Michalek's first season with the Sens was pretty well the opposite of reassuring. He scored 34 points in 66 games, while Sens fans watched Heatley dominate in San Jose, even making the Canadian Olympic squad. The following year, Michalek played just as many games, recording one point fewer. But a funny thing happened - Heatley's point totals started to drop too. The Sharks got rid of him that off-season for former Senator Martin Havlat, a trade in which I thought the Wild had won hands-down. In the end, that trade kind of worked out for both teams, in that the traded players only got worse. Heatley would have been bought out last summer if he wasn't injured, and Havlat will be bought out this summer unless someone's willing to trade anything for him. Meanwhile, Michalek was hanging around, with a $4.3-million cap hit ($6-million actual salary in 2013-14), while Heatley still carried a $7.5-million cap hit (only $5-million actual salary). Over the past five years, Michalek saved the Sens money, and ultimately ended up being useful much longer than Heatley. I think that if Heatley had not demanded to leave, his drop in production still would have happened, and Ottawa would have been saddled with an aging star who was too expensive to allow for trades to fill out the roster.

Perhaps Michalek's biggest problem was the 2011-12 season, when he put up 60 points in 77 games, including 35 goals, showing us all how good he could have been. Sens fans had expected production, and for one season out of his five in Ottawa, he delivered. Without that season, we may have looked at the San Jose trade as a fleecing facilitated by Heatley's no-trade contract. Instead, some of the blame falls on Michalek, because we saw what he was capable of, he just failed to deliver 80% of the time.

I think Michalek was a victim of a couple things. Ottawa fans had not yet entered the rebuild mentality that set in around 2010, so Michalek was expected to be a contributor in the vein of the 100-point seasons of the Pizza Line Era, not just a good player who could shelter, mentor, and contribute on a young squad. The truth is, Michalek was not surrounded with the talent that took the Sens to the Cup Finals. The core had either aged too much or left, but the Sens were still trading picks for Andy Suttons in the hopes that they could squeak into the playoffs and maybe even win a round. Michalek was also never going to be Dany Heatley. His numbers were inferior coming in, and to expect Michalek to put up more than 50 points in a season was probably unreasonable. The talent drop-off coming to Ottawa was large, and Michalek was not a dynamic game-changer. He had the tools to work well with good teammates, but he wasn't going to drag mediocre teammates into being amazing. And maybe we should have all looked at the Joe Thornton effect on Cheechoo, and realized what could happen to Michalek. Frankly, I think we expected too much of Michalek, and we expected too much of the Senators. When the Sens didn't deliver, one of the easiest people to blame was Michalek.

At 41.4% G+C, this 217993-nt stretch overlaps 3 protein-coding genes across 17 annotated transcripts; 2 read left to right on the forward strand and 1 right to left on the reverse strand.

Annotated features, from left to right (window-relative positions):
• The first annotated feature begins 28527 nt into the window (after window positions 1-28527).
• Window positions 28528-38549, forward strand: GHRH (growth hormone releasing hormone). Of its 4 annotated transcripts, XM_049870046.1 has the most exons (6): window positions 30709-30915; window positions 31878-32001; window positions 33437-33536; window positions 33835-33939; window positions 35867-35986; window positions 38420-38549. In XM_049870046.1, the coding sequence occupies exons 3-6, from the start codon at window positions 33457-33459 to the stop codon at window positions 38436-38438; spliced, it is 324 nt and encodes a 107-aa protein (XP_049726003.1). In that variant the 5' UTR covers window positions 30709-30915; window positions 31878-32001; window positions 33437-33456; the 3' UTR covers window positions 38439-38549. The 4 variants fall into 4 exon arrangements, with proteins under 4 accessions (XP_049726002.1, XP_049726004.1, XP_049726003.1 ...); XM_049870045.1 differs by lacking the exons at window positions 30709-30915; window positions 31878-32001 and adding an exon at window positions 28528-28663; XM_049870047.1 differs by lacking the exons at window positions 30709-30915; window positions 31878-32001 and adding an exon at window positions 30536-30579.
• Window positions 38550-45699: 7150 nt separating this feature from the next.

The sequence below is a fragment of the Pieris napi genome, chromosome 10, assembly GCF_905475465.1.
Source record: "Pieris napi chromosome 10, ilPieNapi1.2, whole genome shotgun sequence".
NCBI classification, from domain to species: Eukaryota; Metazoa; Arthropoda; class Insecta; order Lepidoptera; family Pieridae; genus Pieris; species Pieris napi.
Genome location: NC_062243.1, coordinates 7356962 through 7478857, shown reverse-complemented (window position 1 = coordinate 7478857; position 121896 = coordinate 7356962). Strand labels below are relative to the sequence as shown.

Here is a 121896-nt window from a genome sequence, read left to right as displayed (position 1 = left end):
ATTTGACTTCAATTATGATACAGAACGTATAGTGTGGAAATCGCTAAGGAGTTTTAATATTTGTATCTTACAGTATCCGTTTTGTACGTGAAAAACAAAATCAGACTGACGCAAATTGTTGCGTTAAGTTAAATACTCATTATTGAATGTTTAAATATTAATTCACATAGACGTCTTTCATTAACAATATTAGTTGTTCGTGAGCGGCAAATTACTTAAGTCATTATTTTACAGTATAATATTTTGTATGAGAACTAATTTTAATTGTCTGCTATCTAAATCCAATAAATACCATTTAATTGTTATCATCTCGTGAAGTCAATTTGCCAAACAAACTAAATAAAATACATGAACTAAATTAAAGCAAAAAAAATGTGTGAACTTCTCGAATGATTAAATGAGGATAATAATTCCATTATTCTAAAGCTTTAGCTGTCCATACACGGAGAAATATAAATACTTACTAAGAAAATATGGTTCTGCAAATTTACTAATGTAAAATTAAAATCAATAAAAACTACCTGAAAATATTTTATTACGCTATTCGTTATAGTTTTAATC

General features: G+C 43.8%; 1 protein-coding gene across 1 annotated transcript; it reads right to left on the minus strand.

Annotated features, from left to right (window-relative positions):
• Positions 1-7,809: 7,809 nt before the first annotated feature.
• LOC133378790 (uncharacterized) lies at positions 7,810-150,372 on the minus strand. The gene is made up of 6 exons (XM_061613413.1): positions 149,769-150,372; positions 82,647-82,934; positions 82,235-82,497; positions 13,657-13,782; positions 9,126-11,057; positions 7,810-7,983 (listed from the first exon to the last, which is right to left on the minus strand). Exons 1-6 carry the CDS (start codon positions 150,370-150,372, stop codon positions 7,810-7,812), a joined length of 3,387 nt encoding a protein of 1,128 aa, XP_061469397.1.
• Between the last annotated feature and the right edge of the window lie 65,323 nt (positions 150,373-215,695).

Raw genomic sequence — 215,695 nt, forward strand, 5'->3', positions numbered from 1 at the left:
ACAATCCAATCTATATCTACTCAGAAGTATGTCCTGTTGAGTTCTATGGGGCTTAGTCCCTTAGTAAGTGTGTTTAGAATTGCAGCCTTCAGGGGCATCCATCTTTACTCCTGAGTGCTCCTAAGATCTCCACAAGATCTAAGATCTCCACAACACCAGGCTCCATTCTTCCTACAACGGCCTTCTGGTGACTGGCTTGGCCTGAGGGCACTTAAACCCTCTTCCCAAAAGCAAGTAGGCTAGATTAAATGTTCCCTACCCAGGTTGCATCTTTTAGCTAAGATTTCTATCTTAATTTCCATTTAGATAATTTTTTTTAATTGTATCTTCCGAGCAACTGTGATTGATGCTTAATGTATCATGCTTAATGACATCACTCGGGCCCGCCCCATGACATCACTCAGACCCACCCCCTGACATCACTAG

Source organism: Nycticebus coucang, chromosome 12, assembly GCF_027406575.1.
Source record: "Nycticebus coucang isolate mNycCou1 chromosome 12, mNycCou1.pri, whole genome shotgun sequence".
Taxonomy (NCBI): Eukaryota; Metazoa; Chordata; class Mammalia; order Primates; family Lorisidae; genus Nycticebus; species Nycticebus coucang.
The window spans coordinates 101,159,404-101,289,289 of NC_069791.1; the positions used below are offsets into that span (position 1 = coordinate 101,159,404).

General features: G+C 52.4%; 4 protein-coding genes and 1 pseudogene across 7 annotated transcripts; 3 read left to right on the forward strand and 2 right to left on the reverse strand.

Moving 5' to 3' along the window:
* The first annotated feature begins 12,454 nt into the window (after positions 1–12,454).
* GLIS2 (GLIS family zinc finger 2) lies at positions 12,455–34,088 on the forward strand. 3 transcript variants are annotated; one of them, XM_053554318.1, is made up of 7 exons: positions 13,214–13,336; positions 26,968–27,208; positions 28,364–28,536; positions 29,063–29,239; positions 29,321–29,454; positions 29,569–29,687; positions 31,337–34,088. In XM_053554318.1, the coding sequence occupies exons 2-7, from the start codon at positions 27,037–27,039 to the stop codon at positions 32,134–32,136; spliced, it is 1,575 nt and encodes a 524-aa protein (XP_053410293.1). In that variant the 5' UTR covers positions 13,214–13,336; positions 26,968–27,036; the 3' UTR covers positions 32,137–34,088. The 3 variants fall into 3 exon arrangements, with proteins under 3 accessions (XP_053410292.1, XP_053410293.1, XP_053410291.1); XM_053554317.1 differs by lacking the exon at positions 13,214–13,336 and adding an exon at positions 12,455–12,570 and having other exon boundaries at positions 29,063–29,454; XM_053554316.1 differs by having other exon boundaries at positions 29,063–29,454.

Can you name Michalek's second-best season in terms of points in a Senators jersey? I was surprised to see it was 2013-14. The season by which we'd all given up on him, and decided it was high time he left. By no means do I think Ottawa should re-sign him, as that money could be put toward getting this team ready for the future. I just find it interesting that this season he was on par with his career in Ottawa, but we labelled him a disappointment. Even five years later, when Melnyk's budget has tapered our expectations of everything else considerably, our standards for Michalek were still the unfounded expectations of 2009.